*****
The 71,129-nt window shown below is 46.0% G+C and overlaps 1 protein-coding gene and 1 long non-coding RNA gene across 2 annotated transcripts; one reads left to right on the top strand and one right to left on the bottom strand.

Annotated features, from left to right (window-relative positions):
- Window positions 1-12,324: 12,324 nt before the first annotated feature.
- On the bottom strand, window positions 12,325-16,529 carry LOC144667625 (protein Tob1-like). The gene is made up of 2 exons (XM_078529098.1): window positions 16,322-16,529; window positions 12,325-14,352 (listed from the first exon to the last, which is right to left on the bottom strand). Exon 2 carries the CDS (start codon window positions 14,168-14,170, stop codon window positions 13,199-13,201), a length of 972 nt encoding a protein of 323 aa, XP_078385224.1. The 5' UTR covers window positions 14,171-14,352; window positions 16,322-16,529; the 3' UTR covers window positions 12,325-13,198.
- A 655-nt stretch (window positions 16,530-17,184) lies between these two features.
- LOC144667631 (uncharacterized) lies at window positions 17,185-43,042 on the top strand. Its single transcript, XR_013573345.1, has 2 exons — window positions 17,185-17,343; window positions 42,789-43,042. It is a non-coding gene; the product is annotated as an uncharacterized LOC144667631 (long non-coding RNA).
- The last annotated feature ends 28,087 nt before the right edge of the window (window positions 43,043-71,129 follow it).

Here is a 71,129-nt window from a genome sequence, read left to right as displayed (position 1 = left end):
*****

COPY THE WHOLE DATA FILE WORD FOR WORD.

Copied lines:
The 71,129-nt window shown below is 46.0% G+C and overlaps 1 protein-coding gene and 1 long non-coding RNA gene across 2 annotated transcripts; one reads left to right on the top strand and one right to left on the bottom strand.

Annotated features, from left to right (window-relative positions):
- Window positions 1-12,324: 12,324 nt before the first annotated feature.
- On the bottom strand, window positions 12,325-16,529 carry LOC144667625 (protein Tob1-like). The gene is made up of 2 exons (XM_078529098.1): window positions 16,322-16,529; window positions 12,325-14,352 (listed from the first exon to the last, which is right to left on the bottom strand). Exon 2 carries the CDS (start codon window positions 14,168-14,170, stop codon window positions 13,199-13,201), a length of 972 nt encoding a protein of 323 aa, XP_078385224.1. The 5' UTR covers window positions 14,171-14,352; window positions 16,322-16,529; the 3' UTR covers window positions 12,325-13,198.
- A 655-nt stretch (window positions 16,530-17,184) lies between these two features.
- LOC144667631 (uncharacterized) lies at window positions 17,185-43,042 on the top strand. Its single transcript, XR_013573345.1, has 2 exons — window positions 17,185-17,343; window positions 42,789-43,042. It is a non-coding gene; the product is annotated as an uncharacterized LOC144667631 (long non-coding RNA).
- The last annotated feature ends 28,087 nt before the right edge of the window (window positions 43,043-71,129 follow it).

Here is a 71,129-nt window from a genome sequence, read left to right as displayed (position 1 = left end):